Science  25 Jan 2002:
Vol. 295, Issue 5555, pp. 591

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  1. RESOURCES: Tallying Distant Worlds

    Planets, planets everywhere—well, not quite, but in recent years astronomers have been discovering planets outside our solar system at the rate of almost one a month. For an overview of the search for extrasolar planets and the latest tally, visit PlanetQuest, a site sponsored by NASA's Jet Propulsion Laboratory in Pasadena, California.

    The site's New Worlds Atlas profiles more than 50 extrasolar planets and the stars they accompany. For instance, a gas giant about 1.5 times the mass of Jupiter orbits 16 Cygni, a star about 70 light-years away from Earth in the constellation Cygnus. The site also provides background on the search for planets and on future NASA planet-hunting projects. Take a virtual tour of the Keck Interferometer atop Mauna Kea in Hawaii, a pair of telescopes that boosts visibility by combining the light they each gather. Or check out interactive animations that zoom alongside the three giant planets orbiting Upsilon Andromedae and highlight the upcoming StarLight mission, in which two spacecraft flying in formation will hunt for the spoor of planets.

  2. WEB TEXT: Bug Book

    With its simple, easy-to-understand diagrams and concise writing, Medical Microbiology should appeal to med students as well as doctors and infectious-disease researchers looking for a quick refresher. Written by specialists and edited by Samuel Baron of the University of Texas Medical Branch in Galveston, the more than 100 chapters wade through the many kinds of malevolent bacteria, viruses, fungi, protozoa, worms, and other pathogens ready to assail our bodies. Readers can get the lowdown on ordinary diseases such as strep throat and flu and on rare killers such as Ebola fever. Other chapters cover the immune system (the good guys) as well as treatments.

  3. EDUCATION: Economists' Hall of Fame

    Economics has come a long way since the 1600s, when some people consulted the Church for forecasts of business conditions. Anyone interested in the evolution of the discipline and the contributions of individual economists will find a wealth of information at the History of Economic Thought, a Web site created by two grad students at the New School for Social Research in New York City.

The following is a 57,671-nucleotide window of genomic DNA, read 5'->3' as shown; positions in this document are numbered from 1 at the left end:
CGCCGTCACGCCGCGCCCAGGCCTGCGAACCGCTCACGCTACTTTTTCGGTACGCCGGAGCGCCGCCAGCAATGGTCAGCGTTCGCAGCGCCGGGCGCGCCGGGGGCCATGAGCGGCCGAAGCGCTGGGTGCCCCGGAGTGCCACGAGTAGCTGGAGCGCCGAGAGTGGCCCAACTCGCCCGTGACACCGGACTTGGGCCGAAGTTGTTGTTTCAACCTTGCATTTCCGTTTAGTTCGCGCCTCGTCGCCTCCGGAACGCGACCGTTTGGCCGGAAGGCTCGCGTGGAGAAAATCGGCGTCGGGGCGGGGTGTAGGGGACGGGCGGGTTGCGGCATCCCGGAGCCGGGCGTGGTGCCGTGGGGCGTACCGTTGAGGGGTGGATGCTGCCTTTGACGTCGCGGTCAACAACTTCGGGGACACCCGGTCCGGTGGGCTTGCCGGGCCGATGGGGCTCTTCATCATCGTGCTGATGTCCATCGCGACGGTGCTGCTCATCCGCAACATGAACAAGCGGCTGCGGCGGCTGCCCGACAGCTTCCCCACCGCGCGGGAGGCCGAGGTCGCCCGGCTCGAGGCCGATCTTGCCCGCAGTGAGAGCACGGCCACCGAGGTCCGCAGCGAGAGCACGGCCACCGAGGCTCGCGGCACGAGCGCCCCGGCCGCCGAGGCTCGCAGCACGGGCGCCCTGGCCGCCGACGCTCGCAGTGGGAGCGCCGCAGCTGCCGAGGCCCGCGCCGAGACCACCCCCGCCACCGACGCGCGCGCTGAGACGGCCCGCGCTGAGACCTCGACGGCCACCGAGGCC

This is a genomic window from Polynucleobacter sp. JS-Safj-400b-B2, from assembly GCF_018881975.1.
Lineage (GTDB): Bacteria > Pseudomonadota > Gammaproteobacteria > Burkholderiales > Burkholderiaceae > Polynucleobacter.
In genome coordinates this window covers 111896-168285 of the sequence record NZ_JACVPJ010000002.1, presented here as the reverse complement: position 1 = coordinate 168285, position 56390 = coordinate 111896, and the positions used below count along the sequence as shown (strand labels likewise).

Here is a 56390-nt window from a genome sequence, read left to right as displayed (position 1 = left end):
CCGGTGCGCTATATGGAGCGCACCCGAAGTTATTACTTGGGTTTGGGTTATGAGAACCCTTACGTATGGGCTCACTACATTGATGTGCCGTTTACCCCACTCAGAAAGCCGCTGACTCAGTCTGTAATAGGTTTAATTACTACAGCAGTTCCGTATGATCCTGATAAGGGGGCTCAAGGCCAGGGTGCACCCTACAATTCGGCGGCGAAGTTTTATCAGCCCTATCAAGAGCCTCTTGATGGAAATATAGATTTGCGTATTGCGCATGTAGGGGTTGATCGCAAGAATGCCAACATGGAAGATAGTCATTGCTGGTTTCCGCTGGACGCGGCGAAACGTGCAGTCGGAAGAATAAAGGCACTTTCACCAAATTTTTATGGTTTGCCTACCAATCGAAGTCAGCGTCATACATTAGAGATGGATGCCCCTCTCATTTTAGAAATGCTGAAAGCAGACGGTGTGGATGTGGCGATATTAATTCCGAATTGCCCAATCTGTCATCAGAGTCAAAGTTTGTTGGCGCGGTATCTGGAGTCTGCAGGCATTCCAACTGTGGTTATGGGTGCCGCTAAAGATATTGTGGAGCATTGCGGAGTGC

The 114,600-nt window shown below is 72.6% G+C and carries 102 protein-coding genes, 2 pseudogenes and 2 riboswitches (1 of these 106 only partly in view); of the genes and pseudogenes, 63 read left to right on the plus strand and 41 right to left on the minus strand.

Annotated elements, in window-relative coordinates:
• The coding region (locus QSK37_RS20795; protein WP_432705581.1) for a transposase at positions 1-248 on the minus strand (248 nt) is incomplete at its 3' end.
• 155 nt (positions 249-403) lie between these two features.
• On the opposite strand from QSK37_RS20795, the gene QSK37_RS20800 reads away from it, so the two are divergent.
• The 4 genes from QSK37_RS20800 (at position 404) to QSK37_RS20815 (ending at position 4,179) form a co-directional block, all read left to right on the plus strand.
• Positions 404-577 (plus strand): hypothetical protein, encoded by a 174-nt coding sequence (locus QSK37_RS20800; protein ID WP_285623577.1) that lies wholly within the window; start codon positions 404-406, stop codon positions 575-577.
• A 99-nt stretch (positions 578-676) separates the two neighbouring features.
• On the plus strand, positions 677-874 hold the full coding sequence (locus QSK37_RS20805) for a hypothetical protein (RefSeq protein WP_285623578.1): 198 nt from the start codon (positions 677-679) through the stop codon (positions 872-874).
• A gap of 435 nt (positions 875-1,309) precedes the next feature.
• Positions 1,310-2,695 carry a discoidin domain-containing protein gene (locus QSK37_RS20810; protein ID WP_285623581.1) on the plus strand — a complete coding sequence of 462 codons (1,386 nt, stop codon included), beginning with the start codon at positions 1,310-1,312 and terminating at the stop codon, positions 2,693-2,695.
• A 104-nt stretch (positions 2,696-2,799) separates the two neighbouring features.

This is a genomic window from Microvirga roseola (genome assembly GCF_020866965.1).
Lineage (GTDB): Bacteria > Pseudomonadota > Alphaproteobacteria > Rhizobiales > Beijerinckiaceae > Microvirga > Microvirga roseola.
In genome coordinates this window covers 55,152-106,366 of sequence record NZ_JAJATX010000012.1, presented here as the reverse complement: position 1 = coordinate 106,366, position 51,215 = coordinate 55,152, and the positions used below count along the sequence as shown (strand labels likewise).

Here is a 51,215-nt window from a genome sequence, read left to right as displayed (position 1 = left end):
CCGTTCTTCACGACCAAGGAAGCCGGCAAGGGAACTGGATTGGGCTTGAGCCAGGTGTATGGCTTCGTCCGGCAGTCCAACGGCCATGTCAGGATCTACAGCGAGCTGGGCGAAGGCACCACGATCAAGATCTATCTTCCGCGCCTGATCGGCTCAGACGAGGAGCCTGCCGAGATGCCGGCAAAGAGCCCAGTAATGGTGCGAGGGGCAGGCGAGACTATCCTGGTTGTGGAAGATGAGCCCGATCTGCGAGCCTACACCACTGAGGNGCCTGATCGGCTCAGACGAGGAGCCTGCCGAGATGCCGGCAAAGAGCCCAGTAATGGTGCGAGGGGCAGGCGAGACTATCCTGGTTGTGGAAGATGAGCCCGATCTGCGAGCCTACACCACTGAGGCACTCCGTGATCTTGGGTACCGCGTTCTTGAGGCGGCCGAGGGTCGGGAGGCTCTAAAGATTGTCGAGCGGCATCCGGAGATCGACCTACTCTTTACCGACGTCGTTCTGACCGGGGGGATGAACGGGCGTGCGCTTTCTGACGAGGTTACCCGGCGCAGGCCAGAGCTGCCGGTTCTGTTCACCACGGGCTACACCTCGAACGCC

Aimed at students and the general public, the site features entries on more than 500 living and dead practitioners of the dismal science, as 19th century essayist Thomas Carlyle dubbed it. The list ranges from early free-market boosters such as Adam Smith and David Ricardo to modern thinkers such as game theory guru John Nash. Each account supplies a list of publications, many of them available online, along with links to essays, appraisals, biographical sites, and other informative pages. For instance, the entry for Thomas Malthus—whose contention that population growth inevitably outstrips food supply influenced Darwin and the environmental movement—provides a biographical sketch and links to his controversial “Essay on Population.” For a broader view of trends in economics, check out the section on schools of thought, which sorts through a host of competing worldviews, from Classical to Keynesian to Fabian Socialist.

  4. DATABASE: Kinase Connection

    A huge extended family of regulatory proteins, the kinases help govern a multitude of cellular activities—from lipid metabolism to angiogenesis, the growth of new blood vessels. You'll find a growing collection of information and tools for analyzing these ubiquitous enzymes at the Protein Kinase Resource, a database of sequence and structural information from the San Diego Supercomputer Center. The curators are revamping an old site that hadn't been updated in 3 years, and they are hoping that visitors will pitch in by submitting content, links, and other resources. However, the site already boasts several useful tools, such as an alignment feature that allows you to graphically compare the sequences and structures of multiple proteins. The site also offers community resources, such as a directory of researchers and a list of upcoming meetings, as well as a series of tutorials on kinases and their functions, including their involvement in cancer.